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Corpse Experiments

Former morgue workers told of their experiences of a senior pathologist stab a corpse to study blood-splatter patterns. One hit a skull with a hammer to replicate injuries received in a bludgeoning murder, another said she had seen a plastic surgeon practice nose jobs on corpses.

Corpse Experiments

On November 4, 1818, Scottish chemist Andrew Ure stood next to the lifeless corpse of an executed murderer, the man hanging by his neck at the gallows only minutes before. He was performing an anatomical research demonstration for a theater filled with curious students, anatomists, and doctors at the University of Glasgow. But this was no ordinary cadaver dissection. Ure held two metallic rods charged by a 270-plate voltaic battery to various nerves and watched in delight as the body convulsed, writhed, and shuddered in a grotesque dance of death.

When scientists tired of testing animals, they turned to corpses, particularly corpses of murderers. In 1751, England passed the Murder Act, which allowed the bodies of executed murderers to be used for experimentation. "The reasons the Murder Act came about were twofold: there weren't enough bodies for anatomists, and it was seen as a further punishment for the murderer," says Burba. "It was considered additional punishment to have your body dissected."

Lying on Ure's table was the muscular, athletic corpse of 35-year-old coal miner, Matthew Clydesdale. On August 1818, Clydesdale drunkenly murdered an 80-year-old miner with a coal pick and was sentenced to be hung at the gallows. His body remained suspended and limp for nearly an hour, while a thief who had been executed next to Clydesdale at the same time convulsed violently for several moments after death. The blood was drained from the body for half an hour before the experiments began.

Others, such as Aldini, conducted similar experiments, but scholars write that Ure was convinced that electricity could restore life back into the dead. "While Aldini contented himself with the role of spasmodic puppeteer, Ure's ambitions were well nigh Frankesteinian," wrote Ulf Houe in "Studies in Romanticism."

Mary Shelley was aware of the types of scientific experiments researchers were toying with at the time. "Science was something that the public paid attention to," says Burba. "There was a lot of crossover, so there were poets who knew a lot about science and scientists who wrote poetry."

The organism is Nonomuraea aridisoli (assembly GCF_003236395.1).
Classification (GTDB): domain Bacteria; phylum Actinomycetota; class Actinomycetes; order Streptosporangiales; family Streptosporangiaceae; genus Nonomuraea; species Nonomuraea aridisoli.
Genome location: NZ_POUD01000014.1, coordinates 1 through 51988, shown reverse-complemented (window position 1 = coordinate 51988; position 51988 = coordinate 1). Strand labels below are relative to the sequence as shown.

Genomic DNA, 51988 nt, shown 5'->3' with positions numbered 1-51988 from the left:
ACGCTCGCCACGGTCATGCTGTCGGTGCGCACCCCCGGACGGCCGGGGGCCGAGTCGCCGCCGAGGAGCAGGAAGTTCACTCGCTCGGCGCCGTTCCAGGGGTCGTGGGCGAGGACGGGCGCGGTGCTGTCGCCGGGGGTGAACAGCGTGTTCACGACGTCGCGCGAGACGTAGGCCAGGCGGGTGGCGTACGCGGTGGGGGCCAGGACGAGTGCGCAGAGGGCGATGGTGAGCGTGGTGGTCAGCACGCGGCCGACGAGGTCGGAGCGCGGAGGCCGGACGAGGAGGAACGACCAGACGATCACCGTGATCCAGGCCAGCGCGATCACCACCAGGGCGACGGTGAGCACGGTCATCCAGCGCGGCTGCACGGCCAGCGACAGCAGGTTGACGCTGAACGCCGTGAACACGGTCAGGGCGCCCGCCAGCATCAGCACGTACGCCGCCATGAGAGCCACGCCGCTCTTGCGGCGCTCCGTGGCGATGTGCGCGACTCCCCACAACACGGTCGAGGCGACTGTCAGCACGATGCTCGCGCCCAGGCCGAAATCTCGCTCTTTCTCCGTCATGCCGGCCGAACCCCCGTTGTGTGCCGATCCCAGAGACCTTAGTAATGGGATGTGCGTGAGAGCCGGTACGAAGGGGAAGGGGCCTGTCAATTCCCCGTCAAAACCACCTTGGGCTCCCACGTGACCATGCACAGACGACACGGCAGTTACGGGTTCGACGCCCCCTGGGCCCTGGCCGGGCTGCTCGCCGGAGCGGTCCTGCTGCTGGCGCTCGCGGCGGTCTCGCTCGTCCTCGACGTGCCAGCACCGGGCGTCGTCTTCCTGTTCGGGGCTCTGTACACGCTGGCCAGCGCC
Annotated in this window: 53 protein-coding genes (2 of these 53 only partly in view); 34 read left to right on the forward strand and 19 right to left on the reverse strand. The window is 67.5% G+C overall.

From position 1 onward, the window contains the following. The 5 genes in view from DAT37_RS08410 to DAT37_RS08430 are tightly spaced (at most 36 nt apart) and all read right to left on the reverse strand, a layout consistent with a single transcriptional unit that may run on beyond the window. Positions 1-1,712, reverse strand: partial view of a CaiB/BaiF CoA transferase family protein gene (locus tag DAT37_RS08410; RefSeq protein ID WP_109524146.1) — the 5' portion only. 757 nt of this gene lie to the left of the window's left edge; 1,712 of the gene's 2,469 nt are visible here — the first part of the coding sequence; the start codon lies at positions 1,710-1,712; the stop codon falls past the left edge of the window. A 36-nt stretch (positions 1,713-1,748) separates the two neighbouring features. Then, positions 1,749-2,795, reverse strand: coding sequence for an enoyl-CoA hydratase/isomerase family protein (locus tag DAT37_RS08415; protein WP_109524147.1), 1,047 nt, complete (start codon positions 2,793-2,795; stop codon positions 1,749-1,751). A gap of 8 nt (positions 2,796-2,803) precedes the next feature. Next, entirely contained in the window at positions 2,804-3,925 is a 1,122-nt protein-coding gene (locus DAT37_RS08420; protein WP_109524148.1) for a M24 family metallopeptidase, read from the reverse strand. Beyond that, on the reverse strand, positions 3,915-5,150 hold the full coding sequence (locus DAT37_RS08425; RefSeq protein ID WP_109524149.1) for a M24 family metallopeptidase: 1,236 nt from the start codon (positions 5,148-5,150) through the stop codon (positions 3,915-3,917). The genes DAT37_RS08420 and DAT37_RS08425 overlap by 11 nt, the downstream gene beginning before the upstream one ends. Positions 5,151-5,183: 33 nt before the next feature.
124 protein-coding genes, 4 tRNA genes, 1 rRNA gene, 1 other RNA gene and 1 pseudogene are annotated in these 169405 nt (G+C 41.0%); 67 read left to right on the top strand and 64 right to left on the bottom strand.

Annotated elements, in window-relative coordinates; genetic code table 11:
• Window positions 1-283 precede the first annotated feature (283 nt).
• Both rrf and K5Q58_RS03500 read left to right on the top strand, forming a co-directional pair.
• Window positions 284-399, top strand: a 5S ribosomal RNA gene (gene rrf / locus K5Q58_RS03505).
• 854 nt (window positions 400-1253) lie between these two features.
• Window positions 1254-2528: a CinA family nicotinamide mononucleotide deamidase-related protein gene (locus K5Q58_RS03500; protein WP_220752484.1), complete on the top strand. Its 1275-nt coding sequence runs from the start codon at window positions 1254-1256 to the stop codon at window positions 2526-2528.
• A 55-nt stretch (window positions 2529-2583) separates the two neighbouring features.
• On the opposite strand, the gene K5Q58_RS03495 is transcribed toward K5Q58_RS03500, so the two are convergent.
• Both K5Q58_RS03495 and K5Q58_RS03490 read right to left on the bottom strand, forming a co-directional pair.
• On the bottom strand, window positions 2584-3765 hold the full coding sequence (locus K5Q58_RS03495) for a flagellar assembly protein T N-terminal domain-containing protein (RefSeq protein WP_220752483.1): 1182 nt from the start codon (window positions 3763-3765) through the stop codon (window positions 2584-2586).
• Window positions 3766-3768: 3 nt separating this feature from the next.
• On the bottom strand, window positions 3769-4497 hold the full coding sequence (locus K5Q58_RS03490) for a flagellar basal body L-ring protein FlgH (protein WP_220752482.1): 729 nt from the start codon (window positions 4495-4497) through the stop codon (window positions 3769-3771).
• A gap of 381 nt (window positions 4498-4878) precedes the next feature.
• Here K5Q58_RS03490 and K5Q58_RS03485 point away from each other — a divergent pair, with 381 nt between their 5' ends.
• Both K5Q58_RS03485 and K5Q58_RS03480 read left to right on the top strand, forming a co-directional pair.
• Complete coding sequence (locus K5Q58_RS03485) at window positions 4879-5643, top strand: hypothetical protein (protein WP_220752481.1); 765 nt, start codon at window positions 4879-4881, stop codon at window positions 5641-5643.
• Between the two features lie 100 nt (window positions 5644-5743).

Some historians have hypothesized that Shelley was inspired by other medical procedures being studied at the time, including blood transfusion and organ transplants. It isn't until later in her introduction of the 1831 edition of the book that Shelley mentions galvanism: "Perhaps a corpse would be re-animated; galvanism had given token of such things: perhaps the component parts of a creature might be manufactured, brought together, and endued with vital warmth."

These animated and horrifying displays eventually went out of style as sectors of the public began to view them as evil and "satanic in nature." Electricity's first rudimentary experiments on the body did make way for resuscitation technologies such as de fibrillation, but the focus is now on saving lives, not reanimating a long-dead corpse.

In AMC's "Fear the Walking Dead," returning Sunday, June 2, at 9 p.m. EDT/8 p.m. CDT, reanimated human corpses roam the world, having avoided the permanent stillness of death only to devour the living. Now, we know zombies aren't real, but reanimated corpses aren't exactly a figment of the imagination. Scientists have been attempting to restore life to the dead for hundreds of years.

In the 1800s, physicist Giovanni Aldini became famous for his spectacular demonstrations of "reanimating" human and animal corpses by stimulating them with powerful electrical shocks. He would hook a battery up to dismembered humans or animals and cause the corpse to convulse as though it were alive. Audience members were awestruck, despite the fact the creature never actually came back to life. Aldini knew he wasn't reviving the dead, but didn't shy away from the possibility, and neither did the scientists who followed him. [9 Reasons Why We Have an Undying Interest in the Undead]

Even after hundreds of years of failed experiments, some scientists are still trying to manually reanimate human corpses. For the past three years, Bioquark, Inc., a U.S. biotechnology company, has been attempting to recruit 20 clinically dead patients for an experiment on reversing brain death. The study isn't scheduled to begin until July 2019, but has already received heavy criticism from the scientific community. A letter published in the journal Critical Care said "the trial borders on quackery," and "dead means dead."